Putin has delivered a string of victories abroad. But is he as strong as he seems at home?
Vladimir Putin is in a stronger position than anyone – including, probably, himself -- could have imagined at the beginning of 2016.
From his perspective, the successes include President Donald Trump’s election victory, a disunited Europe and unexpected Russian military dominance in the Syrian arena. Fiscal stability should ease the task of securing (and policing) general acquiescence for Putin’s 2018 presidential bid. Investor interest has revived, and Western sanctions no longer appear to be a critical factor in the economy.
Yet uncertainties remain: GDP will expand modestly in the next few years; the Trump administration continues to send mixed and hard-to-read messages about its intentions; and Russia’s capacity to project geopolitical power has limits.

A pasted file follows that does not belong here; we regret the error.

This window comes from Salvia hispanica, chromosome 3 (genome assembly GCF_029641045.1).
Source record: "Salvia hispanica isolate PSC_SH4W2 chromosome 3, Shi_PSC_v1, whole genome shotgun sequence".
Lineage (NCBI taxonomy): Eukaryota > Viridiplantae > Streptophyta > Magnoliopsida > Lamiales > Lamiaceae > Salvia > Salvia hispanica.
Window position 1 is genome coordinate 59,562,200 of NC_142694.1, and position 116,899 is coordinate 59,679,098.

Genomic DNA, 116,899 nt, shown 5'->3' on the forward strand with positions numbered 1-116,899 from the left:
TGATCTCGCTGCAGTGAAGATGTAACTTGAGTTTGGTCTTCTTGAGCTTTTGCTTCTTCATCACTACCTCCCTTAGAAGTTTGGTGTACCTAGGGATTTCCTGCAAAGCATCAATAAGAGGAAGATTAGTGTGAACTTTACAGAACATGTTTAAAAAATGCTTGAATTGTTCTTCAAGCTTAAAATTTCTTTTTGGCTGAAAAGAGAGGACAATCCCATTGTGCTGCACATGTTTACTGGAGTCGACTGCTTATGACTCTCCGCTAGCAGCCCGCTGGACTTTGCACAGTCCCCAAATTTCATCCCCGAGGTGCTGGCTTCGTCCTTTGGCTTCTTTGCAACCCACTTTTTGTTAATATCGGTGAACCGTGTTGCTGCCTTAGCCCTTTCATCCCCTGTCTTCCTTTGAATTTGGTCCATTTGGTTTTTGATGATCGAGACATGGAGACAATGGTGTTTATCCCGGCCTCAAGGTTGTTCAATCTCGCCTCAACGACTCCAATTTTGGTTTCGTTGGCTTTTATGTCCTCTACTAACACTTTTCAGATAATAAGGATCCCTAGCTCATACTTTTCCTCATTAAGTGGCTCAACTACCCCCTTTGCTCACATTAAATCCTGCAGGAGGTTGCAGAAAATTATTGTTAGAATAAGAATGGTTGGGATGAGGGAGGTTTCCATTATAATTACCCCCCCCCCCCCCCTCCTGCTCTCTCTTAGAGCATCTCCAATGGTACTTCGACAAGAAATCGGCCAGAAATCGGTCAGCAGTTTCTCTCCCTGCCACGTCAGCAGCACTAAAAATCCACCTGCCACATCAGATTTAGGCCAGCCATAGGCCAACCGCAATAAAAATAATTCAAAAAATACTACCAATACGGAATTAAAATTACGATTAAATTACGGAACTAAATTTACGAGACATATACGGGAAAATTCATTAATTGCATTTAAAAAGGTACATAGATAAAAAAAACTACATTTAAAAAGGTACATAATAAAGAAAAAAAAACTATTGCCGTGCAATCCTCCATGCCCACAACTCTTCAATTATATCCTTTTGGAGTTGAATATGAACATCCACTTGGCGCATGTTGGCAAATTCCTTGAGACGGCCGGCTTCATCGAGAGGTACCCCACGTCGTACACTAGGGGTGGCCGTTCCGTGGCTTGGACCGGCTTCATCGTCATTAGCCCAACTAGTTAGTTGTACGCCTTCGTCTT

- Is there the will and capacity in Moscow to reform the economy on the scale needed to achieve higher growth?
- Where does the thaw with Trump leave Putin’s domestic narrative of ‘Russia encircled’?
- If Russia has ‘won’ in Syria, what can it do with that success?
- Will Moscow mend relationships with former Soviet friends and foes, or should even allies like Belarus and Kazakhstan be worried?
Professor of Russian and Eurasian International RelationsUniversity of Oxford
Lecturer in Russian GovernmentUniversity of Oxford
Advisor on Russian EconomicsOxford Analytica
Senior Analyst, Russia/CISOxford Analytica
Fellow, St Antony’s CollegeUniversity of Oxford